Friday, 10 December 2010

Hollywood Babble On & On #645: Billionaires, Movies, & Money

Welcome to the show folks....

There's an old saying that nothing make someone a millionaire faster than being a billionaire investing in the movie business. Forbes has an article about the decidedly mixed record billionaires have had investing in the movies. (hat tip: DorothyAtForbes)

At the very best investing in movies is a gamble, and success selling computers, real estate, or cars, doesn't mean that you're going to have success making movies. In fact being a success in one of those fields gives you a very special title when you invest in making movies.

That title is PIGEON.

The movie business is unlike any other industry in the world. The temptations are obvious, it's glamorous, exciting, creative, and sexy, and then there's the money to be made if you have a blockbuster hit. But behind those temptations are a myriad of traps and travails that could leave a once mega-rich player busted flat and wondering what the hell just happened.

So let's have a little thought experiment. Let's imagine that you, gentle fragrant reader, just joined the ranks of the might uber-rich thanks to selling off the mega-successful company you started in your garage. You have billions of dollars in liquid assets, time on your hands, and a passionate love with movies that you want to consummate.

Well, if you're going to do some consummating, you are going to need some protection. Protection in the form of advice from this smug know-it-all like me.

1. REMEMBER THAT ANY IDIOT CAN MAKE A MOVIE. That's true, anyone with money and time can make a movie. However, it takes skill, intelligence, and experience to get that movie into theaters and get people to see it. This requires intense research and planning. You need to find out how every facet of the business works. It's not like selling widgets, it's making movies, and it operates by its own rules. You have to know those rules like the back of your hand, you must know who the players are, how they operate, and who you would like to do business with.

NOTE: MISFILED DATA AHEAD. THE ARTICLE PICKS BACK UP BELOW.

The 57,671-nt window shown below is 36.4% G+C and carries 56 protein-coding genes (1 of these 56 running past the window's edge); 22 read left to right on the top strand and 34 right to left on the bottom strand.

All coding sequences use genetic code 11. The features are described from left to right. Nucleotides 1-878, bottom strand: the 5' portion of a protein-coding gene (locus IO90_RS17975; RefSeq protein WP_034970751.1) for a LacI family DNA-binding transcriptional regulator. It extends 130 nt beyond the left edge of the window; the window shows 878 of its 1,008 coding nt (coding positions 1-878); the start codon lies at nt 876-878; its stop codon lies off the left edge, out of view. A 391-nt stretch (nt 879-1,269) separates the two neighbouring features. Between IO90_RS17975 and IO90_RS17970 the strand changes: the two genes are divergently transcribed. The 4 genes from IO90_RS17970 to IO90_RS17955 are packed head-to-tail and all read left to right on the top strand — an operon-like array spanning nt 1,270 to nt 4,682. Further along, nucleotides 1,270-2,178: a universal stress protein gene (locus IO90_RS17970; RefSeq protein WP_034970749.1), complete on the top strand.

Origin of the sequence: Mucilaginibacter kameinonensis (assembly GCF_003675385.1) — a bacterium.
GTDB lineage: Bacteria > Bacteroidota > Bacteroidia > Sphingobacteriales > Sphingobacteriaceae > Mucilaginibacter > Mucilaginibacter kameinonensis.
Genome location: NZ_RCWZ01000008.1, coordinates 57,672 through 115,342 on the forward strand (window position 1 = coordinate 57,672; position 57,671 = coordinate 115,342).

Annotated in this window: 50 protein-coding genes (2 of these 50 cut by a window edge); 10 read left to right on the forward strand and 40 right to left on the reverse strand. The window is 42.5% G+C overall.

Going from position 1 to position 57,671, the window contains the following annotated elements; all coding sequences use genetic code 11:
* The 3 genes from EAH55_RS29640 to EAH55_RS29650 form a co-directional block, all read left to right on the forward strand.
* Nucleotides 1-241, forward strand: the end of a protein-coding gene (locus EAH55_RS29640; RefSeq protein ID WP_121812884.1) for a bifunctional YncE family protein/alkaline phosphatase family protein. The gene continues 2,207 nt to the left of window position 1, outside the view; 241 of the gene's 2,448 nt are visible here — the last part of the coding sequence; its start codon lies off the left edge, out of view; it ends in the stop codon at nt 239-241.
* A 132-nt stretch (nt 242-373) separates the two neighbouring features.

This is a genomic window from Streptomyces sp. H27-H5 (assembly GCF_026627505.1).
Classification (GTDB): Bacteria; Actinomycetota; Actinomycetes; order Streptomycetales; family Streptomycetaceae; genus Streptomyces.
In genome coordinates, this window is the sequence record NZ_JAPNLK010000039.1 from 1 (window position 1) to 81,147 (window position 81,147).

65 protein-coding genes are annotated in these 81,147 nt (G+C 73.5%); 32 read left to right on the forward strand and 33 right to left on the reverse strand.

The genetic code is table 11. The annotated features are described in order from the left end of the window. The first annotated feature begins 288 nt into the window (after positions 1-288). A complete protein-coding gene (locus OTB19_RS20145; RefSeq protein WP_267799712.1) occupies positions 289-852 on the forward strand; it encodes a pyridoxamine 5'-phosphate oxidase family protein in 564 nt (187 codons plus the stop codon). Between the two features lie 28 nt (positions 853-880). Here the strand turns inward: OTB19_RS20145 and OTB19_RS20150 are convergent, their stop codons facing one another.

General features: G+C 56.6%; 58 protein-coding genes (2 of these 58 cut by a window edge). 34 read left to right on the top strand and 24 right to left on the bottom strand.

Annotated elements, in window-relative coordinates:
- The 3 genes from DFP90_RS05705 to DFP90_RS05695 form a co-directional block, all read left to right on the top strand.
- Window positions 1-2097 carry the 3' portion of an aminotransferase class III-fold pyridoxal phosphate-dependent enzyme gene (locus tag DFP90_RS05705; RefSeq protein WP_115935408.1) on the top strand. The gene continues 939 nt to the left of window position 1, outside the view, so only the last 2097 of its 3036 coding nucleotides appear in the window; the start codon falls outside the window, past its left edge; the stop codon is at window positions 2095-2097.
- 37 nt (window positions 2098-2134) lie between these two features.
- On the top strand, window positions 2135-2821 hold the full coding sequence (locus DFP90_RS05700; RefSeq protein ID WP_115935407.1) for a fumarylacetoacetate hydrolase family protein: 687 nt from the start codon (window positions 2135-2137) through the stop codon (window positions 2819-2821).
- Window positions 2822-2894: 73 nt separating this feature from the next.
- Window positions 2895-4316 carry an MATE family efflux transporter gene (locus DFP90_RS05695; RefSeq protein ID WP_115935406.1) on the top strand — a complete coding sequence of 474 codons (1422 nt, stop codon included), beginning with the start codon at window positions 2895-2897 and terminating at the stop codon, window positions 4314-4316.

Knowledge is power, but remember that you must...

2. TRUST NO ONE. If you're going to make movies you are going to need par
tners. Co-producers, distributors, whatever, you can't do it all by yourself without investing pretty much everything you've got. You will need an infrastructure to get the film out there, and to sell it to audiences. Now a lot of the people that will want to do business with you see you as a yokel who just fell off the turnip truck. They will promise you huge profits, Academy Awards, starlets at Sundance who will let you into their designer parkas, and anything else that will get you to sign with them.

Don't believe a word of it.

Believe what you can dig up yourself. Keep up with the research advised in step 1, dig deep, and see what lies beyond the curtain and just who can deliver on the promises, and who can't. Remember the industry is based on fiction, on screen and in the account books.

3. ONLY INVEST WHAT YOU CAN AFFORD TO LOSE. This is key. Even if your partners, are as honest as humanly possible, this is still a gamble. Treat it like a trip to Vegas. The money you brought to the table is the price of admission to the big poker game, and you must be willing and able to lose the whole pot, and walk away.

That's why you must start modestly. Keep the budgets under control, aim for commercially viable properties, and if they succeed, you can build a cushion for riskier projects. Going big budget blockbuster, or hard-core art house awards-bait on your first attempt, without a track record could backfire badly.

4. MANAGE RELATIONSHIPS WISELY. If you do make money on your project, and can keep going that's all well and good. But that doesn't mean you can start stomping around like you're King Kong. Hollywood is based on relationships, if you want to build a viable career as a producer, you have to know what relationships you should maintain, and what you should drop like a dead branch off a tree.

Diplomacy, alliances, and even knowing the right times and places to keep your friends close and your enemies closer are all important. You don't want to be known as a bully, or as a doormat, you want to be known as a tough but fair businessman that compared to you there is no better friend, and no worse enemy.

Then, maybe, you might be able to survive with your fortune more or less intact.

1 comment:

  1. Only reason why some films get made is because some billionare needs to hide money form the tax man or if not the FBI.

    The golden age of Hollywood..most of our most iconic films were funded by shady money. In the 1920's we had a lot of people who made millions from ill gotten gains during prohibition, with Capone getting nailed in tax evasion, mobbed up people needed a place to hide chase from the govt, two good places were Vegas and HW.